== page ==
An adaptation 150 million years in the making
Just how do snapping shrimp snap? This was the question plaguing scientists who set out to uncover the mysterious mechanisms producing big biology in tiny crustaceans.
"All we've known until now is the endpoint of these super snapping claws," said Rich Palmer, biological science professor at the University of Alberta and senior author on a new study on snapping shrimp claws. "What we now know is that a series of small changes in form led to these big functional changes, which essentially allow these shrimp the ability to break water, or snap."
Through the course of two years of research investigating 114 species from 19 different shrimp families–exploration that took the scientists from the far reaches of Panama to advanced imaging facilities in Germany–the researchers discovered that this ability to break water or snap was preceded by evolution and adaptation millions of years in the making. The shrimp use the snapping for multiple reasons including communication, killing prey, territorial defense, and defending against predators.
"We realized that this spectacular ability to break water by making cavitation bubbles had to have been preceded by maybe millions of years of shrimp just shooting water. Somehow as they continue to shoot water, they got faster and faster, and they eventually broke the cavitation threshold to produce these snaps. It's pretty extreme biology," said Palmer.
Palmer explained that a bubble produced from the shrimp's claw is actually a vacuum where surrounding water pressure collapses the sides of the bubble to produce a snap, something that can only happen when the water is shot so fast from the claw that it leaves before adjacent water can come in behind it. What he and his co-authors uncovered was that such extreme movements depend on both an energy-storage mechanism as well as a latching mechanism to release the stored energy quickly. Sort of similar to a bow and arrow.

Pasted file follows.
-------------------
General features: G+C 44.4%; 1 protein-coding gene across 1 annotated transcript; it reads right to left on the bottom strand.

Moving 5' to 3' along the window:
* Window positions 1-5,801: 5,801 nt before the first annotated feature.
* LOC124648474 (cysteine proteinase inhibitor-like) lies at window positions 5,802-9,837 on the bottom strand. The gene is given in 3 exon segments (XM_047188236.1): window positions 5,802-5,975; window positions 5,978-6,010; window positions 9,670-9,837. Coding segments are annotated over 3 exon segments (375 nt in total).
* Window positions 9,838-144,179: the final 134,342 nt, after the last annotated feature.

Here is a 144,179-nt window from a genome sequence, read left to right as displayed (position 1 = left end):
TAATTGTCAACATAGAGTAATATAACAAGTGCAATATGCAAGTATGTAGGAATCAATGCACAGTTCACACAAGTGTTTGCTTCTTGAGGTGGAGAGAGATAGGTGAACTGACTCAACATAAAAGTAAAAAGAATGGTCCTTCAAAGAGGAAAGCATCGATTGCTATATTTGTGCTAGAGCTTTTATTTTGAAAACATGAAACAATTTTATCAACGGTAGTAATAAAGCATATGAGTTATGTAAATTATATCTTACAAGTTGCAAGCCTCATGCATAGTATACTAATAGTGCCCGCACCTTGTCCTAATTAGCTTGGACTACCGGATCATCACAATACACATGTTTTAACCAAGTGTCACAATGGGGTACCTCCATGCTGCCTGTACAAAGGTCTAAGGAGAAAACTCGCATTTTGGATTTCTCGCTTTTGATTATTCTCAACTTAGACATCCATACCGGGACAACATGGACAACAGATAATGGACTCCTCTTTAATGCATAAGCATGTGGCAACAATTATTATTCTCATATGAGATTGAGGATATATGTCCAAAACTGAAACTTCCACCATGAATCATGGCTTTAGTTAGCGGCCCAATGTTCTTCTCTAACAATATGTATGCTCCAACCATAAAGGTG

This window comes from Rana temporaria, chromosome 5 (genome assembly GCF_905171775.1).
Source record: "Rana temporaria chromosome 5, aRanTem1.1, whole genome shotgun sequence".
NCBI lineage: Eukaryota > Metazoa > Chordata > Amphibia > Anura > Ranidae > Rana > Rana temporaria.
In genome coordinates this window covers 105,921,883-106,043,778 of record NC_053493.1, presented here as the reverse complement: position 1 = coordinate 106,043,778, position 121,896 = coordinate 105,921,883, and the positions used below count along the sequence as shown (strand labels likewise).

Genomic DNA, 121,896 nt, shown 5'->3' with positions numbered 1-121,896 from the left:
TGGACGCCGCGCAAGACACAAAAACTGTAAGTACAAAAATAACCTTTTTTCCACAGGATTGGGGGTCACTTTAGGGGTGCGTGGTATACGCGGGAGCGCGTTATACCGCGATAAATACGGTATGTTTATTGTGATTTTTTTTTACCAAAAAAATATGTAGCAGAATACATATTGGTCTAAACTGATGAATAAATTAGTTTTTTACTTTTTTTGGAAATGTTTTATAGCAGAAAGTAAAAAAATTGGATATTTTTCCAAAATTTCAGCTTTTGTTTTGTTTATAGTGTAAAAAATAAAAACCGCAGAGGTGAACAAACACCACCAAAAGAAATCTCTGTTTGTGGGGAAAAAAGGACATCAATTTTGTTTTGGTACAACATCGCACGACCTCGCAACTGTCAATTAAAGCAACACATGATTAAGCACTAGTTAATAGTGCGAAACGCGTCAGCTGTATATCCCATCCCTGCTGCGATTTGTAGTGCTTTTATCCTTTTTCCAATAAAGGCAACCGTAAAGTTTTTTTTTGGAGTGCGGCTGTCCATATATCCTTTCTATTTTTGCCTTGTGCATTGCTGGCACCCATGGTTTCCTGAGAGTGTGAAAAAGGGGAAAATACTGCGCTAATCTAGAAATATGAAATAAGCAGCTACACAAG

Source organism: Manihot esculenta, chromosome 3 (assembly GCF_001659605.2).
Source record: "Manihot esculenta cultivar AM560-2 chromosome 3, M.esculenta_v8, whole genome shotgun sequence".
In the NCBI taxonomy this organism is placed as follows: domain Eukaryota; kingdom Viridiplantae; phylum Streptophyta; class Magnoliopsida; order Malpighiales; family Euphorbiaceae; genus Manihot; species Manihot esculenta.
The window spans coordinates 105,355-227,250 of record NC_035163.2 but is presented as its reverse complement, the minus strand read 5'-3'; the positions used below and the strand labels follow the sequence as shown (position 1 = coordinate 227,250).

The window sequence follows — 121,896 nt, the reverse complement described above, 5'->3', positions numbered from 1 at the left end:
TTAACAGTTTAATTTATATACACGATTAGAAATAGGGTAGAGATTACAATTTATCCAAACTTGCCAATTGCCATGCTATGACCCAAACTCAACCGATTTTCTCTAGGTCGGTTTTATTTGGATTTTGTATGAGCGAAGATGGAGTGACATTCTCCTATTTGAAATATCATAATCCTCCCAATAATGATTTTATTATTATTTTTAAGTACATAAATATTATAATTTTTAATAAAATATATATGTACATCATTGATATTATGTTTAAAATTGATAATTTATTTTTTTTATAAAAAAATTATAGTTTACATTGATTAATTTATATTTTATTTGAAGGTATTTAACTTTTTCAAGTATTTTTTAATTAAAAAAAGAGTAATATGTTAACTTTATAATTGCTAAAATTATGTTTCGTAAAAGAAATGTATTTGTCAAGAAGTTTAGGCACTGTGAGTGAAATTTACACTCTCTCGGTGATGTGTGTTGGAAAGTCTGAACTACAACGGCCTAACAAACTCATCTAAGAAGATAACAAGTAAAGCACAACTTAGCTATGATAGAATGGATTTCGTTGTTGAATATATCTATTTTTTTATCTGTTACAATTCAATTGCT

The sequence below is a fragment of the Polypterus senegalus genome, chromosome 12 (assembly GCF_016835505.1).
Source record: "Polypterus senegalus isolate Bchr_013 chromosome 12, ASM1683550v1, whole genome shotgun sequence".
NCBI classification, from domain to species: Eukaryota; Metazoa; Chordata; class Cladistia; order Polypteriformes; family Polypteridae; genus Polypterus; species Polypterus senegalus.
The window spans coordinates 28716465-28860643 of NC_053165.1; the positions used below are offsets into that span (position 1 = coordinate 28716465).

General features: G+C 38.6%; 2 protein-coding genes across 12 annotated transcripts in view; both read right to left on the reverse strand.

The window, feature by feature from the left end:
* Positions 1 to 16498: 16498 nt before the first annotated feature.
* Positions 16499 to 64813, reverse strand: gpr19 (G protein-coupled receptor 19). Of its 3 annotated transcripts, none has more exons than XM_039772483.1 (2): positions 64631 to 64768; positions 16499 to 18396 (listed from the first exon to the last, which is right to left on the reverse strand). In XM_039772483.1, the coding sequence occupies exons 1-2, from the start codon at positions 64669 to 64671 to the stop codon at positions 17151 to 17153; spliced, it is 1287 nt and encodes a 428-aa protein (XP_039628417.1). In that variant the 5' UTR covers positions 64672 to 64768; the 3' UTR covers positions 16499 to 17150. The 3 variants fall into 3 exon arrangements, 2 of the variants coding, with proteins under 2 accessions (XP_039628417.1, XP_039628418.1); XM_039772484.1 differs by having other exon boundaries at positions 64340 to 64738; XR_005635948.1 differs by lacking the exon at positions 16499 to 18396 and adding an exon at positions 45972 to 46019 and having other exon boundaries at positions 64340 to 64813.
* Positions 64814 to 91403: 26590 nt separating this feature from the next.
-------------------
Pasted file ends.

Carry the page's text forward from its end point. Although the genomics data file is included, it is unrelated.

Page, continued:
"If you take an arrow and try to throw it, it doesn't go very fast. But if you take the same amount of energy and pull back and then release, the arrow goes very quickly. Throwing just uses muscle contraction whereas storing energy and cocking releases the same amount of energy, but much more quickly."
Palmer explained that the sum of multiple small changes in claw form–each of which is an innovation–adds up to a force so strong it breaks water by taking advantage of underwater physics, since liquids are not compressible. The end result–this remarkable ability to snap–is what is referred to as a key innovation.
"Key innovations are adaptations that permit a dramatic radiation or diversification of species, setting the stage for radiation into a wholly new kind of adaptive zone that wasn't there before."
"Parallel Saltational Evolution of Ultrafast Movements in Snapping Shrimp Claws," appears in the January 8 issue of Current Biology.
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